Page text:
July 30, 2006
I started the morning by putting more ice in the aquarium. Next, I filled six Ziploc bags with seawater and put them in the freezer. Katrin had put aside several alga that needed to pressed. Next, I checked all the recycled Ziplocs for leaks. Since we're using fresh water ice in the salt water aquarium, it is important that the bags don't leak.
At ten o'clock Ken says, "Are you ready to go?" What a beautiful day to do water sampling! The sun is shining. The water was flat. The temperature was in the high 50's. We collect out gear and load it in the truck. We drive to the boat and load up the boat. Ted and John launch the boat. Since there is no pier they will pick us up where the water is shallow so that we don't have to wade so far.
Ken has hooked up a second light meter which will compare the amount of light hitting the boat to the amount of light reaching different depths. By 11:15, we reach our first site. Ted and John are responsible for getting the water samples with the Van Dorn bottle. Ken takes the measurements; light attenuation, temperature, salinity, dissolved oxygen at 2 and 4 and sometimes 7 meters, and I record them in the logbook.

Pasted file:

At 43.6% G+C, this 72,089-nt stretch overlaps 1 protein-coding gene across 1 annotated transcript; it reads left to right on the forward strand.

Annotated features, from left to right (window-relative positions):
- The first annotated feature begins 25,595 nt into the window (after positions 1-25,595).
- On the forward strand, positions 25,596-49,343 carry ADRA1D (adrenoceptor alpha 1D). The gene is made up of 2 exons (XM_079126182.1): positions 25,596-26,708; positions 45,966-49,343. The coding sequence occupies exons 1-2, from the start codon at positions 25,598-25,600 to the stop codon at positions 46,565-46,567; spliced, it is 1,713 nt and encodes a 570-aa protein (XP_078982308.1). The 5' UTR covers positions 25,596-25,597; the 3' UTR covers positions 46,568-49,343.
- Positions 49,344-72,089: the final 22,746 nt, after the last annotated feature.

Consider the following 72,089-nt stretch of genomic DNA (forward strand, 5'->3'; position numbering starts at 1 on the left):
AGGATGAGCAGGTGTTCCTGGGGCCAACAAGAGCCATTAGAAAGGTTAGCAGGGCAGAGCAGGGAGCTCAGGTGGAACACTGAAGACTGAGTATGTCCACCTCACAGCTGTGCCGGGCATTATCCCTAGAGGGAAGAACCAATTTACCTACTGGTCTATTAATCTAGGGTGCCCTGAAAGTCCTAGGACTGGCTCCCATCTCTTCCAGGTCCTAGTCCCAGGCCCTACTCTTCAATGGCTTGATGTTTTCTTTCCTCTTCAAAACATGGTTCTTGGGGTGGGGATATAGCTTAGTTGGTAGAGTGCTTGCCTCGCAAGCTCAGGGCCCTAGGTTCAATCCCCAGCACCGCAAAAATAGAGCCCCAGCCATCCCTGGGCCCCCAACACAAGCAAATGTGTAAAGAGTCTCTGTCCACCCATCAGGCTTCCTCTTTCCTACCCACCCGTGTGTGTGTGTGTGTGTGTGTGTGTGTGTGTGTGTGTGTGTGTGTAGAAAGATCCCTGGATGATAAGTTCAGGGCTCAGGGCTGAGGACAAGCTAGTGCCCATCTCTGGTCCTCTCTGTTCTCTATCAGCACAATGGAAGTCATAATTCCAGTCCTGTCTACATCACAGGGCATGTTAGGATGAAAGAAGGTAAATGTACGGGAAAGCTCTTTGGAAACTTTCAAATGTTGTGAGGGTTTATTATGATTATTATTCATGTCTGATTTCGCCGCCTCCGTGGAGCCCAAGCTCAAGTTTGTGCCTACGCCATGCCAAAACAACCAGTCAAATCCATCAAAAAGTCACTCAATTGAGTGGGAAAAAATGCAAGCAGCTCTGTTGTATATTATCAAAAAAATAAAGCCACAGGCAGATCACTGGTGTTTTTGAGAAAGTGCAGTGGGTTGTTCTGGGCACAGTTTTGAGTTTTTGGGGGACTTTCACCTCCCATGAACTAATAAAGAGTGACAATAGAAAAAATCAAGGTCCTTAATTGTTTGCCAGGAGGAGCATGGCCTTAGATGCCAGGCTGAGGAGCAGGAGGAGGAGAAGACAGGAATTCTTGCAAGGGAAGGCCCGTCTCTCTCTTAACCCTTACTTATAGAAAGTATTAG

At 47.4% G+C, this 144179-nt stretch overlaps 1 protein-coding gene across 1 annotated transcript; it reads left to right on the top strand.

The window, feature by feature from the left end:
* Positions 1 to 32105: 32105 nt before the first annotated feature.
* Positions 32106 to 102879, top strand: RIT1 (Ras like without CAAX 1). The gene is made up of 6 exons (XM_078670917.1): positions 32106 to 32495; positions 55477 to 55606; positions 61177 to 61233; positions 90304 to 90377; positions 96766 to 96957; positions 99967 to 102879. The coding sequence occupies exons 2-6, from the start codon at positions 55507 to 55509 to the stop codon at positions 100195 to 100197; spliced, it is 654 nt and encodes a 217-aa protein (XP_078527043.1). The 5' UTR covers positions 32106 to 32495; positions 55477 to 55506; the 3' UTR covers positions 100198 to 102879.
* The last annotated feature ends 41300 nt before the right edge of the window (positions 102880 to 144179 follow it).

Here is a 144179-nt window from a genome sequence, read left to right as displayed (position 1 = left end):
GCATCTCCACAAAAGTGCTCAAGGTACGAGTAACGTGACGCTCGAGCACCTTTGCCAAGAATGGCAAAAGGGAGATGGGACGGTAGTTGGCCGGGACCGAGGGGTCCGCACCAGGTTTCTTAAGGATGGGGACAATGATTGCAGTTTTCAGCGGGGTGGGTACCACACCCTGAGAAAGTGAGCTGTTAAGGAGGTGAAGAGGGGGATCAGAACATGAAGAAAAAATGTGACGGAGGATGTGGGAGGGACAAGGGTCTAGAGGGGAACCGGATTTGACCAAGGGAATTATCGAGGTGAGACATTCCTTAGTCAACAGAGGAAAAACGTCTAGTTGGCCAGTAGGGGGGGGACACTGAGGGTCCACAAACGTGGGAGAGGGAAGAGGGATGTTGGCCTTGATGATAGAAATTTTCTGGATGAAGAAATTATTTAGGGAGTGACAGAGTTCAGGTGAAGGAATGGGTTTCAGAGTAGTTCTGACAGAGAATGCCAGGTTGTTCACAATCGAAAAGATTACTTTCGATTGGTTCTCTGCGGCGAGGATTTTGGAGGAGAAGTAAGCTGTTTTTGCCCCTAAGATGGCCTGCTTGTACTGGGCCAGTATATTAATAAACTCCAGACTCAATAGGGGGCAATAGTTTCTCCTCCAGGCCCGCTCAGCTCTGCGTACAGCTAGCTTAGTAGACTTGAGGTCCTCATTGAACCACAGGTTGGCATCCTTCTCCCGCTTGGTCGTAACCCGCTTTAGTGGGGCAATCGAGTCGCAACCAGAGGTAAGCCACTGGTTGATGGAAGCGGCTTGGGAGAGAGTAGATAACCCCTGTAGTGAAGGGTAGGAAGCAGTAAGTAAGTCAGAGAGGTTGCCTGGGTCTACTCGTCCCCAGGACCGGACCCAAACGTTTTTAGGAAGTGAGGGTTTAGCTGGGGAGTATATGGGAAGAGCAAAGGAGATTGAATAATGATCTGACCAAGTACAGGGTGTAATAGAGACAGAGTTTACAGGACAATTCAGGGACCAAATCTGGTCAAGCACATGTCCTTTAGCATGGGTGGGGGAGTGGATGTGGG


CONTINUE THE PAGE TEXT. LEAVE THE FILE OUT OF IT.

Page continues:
We continue this for 29 more stations. We stopped for lunch on a sand bar named Jeanette Island. Because it is such a beautiful day we take our time and record extra data such as the temperature and salinity at the bottom.
We arrive back at 5:30pm. Steve flew up from Anchorage to help with the water sampling process. He has the equipment ready to go and we get started filtering 100 milliliter of each of the samples for chlorophyll. Each filter is collected and placed in a brown collection vial. The vials are placed in a black container and put in a black plastic bag. These samples are then frozen. They will be analyzed later in Ken's lab in Texas.
We take a dinner break around 7:00 and return to the lab to finish the chlorophyll samples by nine. Tomorrow we will do the TSS filters.